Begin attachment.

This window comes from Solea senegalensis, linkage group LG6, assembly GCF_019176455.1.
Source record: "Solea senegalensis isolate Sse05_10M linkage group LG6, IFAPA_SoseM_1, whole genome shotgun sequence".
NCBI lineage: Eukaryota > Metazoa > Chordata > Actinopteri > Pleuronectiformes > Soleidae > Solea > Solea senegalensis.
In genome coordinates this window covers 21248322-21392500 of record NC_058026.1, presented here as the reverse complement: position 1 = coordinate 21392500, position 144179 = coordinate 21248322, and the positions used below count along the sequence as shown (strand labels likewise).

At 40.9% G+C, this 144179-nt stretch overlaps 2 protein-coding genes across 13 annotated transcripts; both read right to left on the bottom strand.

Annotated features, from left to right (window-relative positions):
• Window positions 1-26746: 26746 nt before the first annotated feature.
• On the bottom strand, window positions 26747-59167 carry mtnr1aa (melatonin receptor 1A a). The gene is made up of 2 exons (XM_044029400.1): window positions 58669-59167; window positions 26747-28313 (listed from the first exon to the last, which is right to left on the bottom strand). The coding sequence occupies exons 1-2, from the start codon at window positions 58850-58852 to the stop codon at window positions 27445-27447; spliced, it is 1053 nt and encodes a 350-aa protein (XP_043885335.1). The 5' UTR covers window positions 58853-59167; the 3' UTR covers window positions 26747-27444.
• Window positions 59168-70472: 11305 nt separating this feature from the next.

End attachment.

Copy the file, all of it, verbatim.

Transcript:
This window comes from Solea senegalensis, linkage group LG6, assembly GCF_019176455.1.
Source record: "Solea senegalensis isolate Sse05_10M linkage group LG6, IFAPA_SoseM_1, whole genome shotgun sequence".
NCBI lineage: Eukaryota > Metazoa > Chordata > Actinopteri > Pleuronectiformes > Soleidae > Solea > Solea senegalensis.
In genome coordinates this window covers 21248322-21392500 of record NC_058026.1, presented here as the reverse complement: position 1 = coordinate 21392500, position 144179 = coordinate 21248322, and the positions used below count along the sequence as shown (strand labels likewise).

At 40.9% G+C, this 144179-nt stretch overlaps 2 protein-coding genes across 13 annotated transcripts; both read right to left on the bottom strand.

Annotated features, from left to right (window-relative positions):
• Window positions 1-26746: 26746 nt before the first annotated feature.
• On the bottom strand, window positions 26747-59167 carry mtnr1aa (melatonin receptor 1A a). The gene is made up of 2 exons (XM_044029400.1): window positions 58669-59167; window positions 26747-28313 (listed from the first exon to the last, which is right to left on the bottom strand). The coding sequence occupies exons 1-2, from the start codon at window positions 58850-58852 to the stop codon at window positions 27445-27447; spliced, it is 1053 nt and encodes a 350-aa protein (XP_043885335.1). The 5' UTR covers window positions 58853-59167; the 3' UTR covers window positions 26747-27444.
• Window positions 59168-70472: 11305 nt separating this feature from the next.